• Belgian Immigrants at the Pittsburgh Plate Glass Plant

    At the heart of the Pittsburgh Plate Glass Company (PPG) was a thriving community of Belgian immigrants. During World War I, masses of Belgian refugees came to the United States, as their home country was torn apart by warfare. Belgium was a historical hub for glassmaking, a trade many immigrants brought with them to America. Belgian glassmakers typically settled in rural areas rich with the necessary natural resources for glassmaking, setting up family-run production studios. These small-time glassmakers would move from town to town as limited materials for glassmaking began to dwindle. Mount Vernon, however, offered Belgian glassmakers a more settled lifestyle, as PPG provided steady work throughout the year. Immigrants quickly rose up through the ranks, their specialized knowledge of glassmaking techniques leading to the creation of several of PPG’s glassmaking patents.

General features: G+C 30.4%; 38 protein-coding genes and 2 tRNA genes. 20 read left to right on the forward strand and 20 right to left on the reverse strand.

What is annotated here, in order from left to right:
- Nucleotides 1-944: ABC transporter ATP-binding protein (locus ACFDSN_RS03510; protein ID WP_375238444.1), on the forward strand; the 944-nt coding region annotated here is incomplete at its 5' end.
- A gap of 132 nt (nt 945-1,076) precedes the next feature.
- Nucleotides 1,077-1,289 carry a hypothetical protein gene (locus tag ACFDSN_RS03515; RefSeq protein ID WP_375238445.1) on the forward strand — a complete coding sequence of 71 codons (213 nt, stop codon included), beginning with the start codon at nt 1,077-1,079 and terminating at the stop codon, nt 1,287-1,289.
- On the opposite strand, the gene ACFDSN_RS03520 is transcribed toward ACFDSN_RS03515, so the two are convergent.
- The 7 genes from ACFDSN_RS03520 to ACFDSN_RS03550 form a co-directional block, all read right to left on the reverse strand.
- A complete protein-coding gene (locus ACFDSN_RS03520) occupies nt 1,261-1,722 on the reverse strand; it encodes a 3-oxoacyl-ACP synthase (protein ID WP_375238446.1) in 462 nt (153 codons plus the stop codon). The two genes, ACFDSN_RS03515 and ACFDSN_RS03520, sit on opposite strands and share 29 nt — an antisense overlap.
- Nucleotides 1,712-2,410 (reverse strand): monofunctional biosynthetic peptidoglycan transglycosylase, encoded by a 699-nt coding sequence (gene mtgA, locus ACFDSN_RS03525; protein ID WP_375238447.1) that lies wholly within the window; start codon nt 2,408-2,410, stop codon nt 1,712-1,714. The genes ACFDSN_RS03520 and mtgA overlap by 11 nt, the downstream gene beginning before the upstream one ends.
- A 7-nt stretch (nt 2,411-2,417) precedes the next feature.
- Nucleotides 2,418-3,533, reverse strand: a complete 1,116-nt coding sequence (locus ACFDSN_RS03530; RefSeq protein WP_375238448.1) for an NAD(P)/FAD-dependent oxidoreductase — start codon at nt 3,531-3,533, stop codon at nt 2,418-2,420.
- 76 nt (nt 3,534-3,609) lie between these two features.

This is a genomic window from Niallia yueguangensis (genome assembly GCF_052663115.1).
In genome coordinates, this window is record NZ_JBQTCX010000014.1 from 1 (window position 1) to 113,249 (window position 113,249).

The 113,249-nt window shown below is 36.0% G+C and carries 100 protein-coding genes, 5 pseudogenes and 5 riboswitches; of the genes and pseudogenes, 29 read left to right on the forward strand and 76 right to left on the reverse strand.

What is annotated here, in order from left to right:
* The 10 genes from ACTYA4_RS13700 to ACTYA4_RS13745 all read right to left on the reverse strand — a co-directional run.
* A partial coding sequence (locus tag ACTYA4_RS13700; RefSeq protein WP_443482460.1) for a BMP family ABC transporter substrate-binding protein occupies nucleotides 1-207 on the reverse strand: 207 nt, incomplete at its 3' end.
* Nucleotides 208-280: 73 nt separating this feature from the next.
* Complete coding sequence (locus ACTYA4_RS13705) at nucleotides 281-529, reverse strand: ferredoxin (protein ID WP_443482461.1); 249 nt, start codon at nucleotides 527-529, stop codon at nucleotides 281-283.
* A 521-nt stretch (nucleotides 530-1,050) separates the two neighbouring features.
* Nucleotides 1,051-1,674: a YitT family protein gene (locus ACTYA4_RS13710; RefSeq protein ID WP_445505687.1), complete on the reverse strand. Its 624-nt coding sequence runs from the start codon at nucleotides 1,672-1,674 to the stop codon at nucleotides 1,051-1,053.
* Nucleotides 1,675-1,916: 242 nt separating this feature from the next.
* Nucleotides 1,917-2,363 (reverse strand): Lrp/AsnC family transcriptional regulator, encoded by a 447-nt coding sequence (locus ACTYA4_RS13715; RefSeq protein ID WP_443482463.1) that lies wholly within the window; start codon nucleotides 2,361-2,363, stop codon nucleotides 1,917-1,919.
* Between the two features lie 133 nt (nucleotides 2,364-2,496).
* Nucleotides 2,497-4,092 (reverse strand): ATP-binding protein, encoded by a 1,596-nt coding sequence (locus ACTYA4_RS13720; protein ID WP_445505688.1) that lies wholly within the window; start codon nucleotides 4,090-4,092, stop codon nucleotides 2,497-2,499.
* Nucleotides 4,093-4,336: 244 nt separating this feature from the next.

• Glassmaking Innovations

    Glassmaking has a rich history that dates back to roughly 3500 BCE in Mesopotamia. Glassmaking is seen in many different cultures across the globe throughout time, and as you can imagine, we do not use the same process the ancient Mesopotamians used over 5,000 years ago. Innovations in the glassmaking process have been made all over the globe, from Egypt to Mount Vernon, Ohio. The process that changed glassmaking drastically was invented in 1925 here and was thus named the Pennvernon process.